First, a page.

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The church dedicated to Saint Ignatius, founder of the Jesuits, was built by the Bussi family around 1671, as reported by a plaque on the façade. But over the years many other families have contributed to its construction such as the first Spadensi who was the protagonist of a rather complex affair. In fact, the heirs contested the will of Donato Spadoni in 1638 and went into argument with the seminar: the controversy ended with a reduction in the sum given to the seminar.

For the construction of the seminar it was permitted to close an alley and the complex appeared appropriate for its importance.

The façade was then rebuilt in 1837 by Vincenzo Federici and today it appears to us with an austere nineteenth-century style, in peperino stone and plaster and the only form of lightness is given by the play of colour between the stone and the plaster.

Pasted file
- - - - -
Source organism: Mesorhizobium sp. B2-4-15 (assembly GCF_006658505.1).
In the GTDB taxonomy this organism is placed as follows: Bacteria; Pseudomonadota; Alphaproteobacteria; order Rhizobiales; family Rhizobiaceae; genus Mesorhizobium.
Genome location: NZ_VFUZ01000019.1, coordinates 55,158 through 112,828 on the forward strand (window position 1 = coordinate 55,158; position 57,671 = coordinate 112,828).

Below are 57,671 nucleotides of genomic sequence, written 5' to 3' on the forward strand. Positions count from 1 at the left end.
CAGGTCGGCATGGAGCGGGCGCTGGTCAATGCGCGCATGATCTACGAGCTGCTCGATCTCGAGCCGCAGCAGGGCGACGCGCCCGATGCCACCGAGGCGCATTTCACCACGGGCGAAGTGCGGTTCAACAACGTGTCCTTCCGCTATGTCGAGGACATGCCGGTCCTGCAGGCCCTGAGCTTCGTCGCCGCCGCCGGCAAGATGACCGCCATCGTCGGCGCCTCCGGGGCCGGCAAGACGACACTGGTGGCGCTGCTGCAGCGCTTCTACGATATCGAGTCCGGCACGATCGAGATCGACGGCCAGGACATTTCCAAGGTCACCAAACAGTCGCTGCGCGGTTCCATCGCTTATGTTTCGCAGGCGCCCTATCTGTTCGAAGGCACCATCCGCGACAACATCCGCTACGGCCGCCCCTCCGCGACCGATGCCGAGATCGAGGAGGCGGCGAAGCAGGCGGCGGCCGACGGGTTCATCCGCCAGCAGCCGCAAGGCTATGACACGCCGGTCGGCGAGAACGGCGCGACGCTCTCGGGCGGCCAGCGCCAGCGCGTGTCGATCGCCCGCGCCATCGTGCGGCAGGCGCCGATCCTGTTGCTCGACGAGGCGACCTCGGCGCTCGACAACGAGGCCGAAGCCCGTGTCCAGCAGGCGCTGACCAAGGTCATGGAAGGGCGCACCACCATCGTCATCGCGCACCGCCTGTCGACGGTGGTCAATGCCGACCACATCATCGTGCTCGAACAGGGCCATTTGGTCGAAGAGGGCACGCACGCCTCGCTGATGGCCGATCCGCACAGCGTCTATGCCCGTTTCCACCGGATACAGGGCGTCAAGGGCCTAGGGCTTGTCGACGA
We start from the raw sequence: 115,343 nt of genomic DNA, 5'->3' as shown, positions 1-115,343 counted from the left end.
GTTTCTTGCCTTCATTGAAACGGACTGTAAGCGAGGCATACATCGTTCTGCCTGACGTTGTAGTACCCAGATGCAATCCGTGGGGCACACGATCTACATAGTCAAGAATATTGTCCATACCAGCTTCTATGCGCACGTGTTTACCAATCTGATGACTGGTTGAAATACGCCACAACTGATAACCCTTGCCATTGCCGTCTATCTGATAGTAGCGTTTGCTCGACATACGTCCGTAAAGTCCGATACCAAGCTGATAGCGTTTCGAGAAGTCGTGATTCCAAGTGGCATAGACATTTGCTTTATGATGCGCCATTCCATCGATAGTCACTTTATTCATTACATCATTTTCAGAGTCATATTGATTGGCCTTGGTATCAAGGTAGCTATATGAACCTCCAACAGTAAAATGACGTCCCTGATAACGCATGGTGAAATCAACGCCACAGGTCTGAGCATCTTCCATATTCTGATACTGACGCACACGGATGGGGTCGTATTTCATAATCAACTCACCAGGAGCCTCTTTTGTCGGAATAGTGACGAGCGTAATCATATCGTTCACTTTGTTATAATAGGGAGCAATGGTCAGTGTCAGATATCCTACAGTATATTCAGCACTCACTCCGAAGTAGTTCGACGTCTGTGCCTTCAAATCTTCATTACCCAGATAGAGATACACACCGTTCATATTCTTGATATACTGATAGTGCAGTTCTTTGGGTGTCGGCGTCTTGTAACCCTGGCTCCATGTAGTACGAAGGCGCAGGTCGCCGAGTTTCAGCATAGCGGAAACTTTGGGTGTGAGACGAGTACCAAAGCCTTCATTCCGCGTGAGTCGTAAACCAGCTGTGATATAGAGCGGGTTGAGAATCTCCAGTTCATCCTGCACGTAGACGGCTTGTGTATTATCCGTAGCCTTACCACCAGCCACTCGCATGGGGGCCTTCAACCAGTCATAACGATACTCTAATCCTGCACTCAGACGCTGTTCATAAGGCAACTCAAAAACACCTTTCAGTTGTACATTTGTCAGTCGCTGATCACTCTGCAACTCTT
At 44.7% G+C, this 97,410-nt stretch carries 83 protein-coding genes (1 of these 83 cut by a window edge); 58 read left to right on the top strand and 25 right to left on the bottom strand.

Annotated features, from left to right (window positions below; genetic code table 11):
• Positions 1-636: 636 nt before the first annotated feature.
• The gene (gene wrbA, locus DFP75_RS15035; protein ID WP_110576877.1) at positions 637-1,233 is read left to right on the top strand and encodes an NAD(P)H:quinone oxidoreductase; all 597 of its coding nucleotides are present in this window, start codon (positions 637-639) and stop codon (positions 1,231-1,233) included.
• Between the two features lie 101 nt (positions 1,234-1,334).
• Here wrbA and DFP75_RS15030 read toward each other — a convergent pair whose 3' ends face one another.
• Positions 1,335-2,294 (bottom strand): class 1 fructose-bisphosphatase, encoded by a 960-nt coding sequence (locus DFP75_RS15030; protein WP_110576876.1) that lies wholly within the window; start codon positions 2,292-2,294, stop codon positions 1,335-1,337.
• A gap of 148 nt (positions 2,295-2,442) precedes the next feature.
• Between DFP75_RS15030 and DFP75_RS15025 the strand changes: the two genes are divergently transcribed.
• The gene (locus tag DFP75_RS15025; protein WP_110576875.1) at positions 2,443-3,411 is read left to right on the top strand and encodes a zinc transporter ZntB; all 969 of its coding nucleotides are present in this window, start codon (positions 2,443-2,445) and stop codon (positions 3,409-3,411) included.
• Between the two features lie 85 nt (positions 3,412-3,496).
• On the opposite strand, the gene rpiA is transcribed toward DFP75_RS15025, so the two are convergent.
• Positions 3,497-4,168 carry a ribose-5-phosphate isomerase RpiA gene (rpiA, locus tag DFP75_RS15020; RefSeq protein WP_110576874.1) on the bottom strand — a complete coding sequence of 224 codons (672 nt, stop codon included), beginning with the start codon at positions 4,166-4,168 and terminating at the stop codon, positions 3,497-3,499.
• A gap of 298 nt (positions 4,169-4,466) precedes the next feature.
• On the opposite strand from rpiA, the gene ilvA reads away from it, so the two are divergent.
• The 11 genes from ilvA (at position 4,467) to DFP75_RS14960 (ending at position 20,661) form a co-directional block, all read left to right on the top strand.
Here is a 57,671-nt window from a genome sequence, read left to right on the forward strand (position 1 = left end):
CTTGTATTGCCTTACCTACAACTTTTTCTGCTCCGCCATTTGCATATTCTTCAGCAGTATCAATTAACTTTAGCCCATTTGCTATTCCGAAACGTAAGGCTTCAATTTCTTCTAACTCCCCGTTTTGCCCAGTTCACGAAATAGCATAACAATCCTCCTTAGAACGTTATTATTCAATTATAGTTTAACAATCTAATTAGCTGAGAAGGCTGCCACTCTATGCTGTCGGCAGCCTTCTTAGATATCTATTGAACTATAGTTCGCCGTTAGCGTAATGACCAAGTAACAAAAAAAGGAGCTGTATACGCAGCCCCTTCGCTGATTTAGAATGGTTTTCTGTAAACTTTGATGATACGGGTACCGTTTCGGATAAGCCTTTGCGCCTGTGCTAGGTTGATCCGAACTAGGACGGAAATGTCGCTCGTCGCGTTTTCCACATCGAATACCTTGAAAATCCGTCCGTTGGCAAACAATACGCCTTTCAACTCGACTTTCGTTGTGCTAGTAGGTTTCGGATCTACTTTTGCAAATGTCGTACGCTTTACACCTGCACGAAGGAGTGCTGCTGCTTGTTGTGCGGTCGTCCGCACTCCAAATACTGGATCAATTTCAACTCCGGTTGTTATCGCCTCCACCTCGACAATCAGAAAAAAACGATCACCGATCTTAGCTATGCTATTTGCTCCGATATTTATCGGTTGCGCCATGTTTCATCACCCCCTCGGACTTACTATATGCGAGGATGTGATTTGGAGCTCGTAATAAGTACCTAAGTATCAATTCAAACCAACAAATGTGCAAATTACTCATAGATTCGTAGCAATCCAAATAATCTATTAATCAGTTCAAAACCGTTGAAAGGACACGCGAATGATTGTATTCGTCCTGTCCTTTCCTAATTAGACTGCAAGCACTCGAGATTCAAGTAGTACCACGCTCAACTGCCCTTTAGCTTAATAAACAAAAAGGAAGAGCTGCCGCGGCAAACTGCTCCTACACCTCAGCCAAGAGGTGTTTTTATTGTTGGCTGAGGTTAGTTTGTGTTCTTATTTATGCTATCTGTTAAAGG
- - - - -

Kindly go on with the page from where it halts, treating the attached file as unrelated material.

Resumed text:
The interior was restored in 1893 by Castore Costantini and is a unique environment with side chapels and a frescoed dome.

In this church, Pope Leo XIII received the first communion on June 21, 1821, when he was a seminarian. The episode is remembered with a fresco of the Pope’s coat of arms.

Today the church has been entrusted to a therapeutic community and to the Romanian Orthodox parish of “San Callimaco di Cernica”.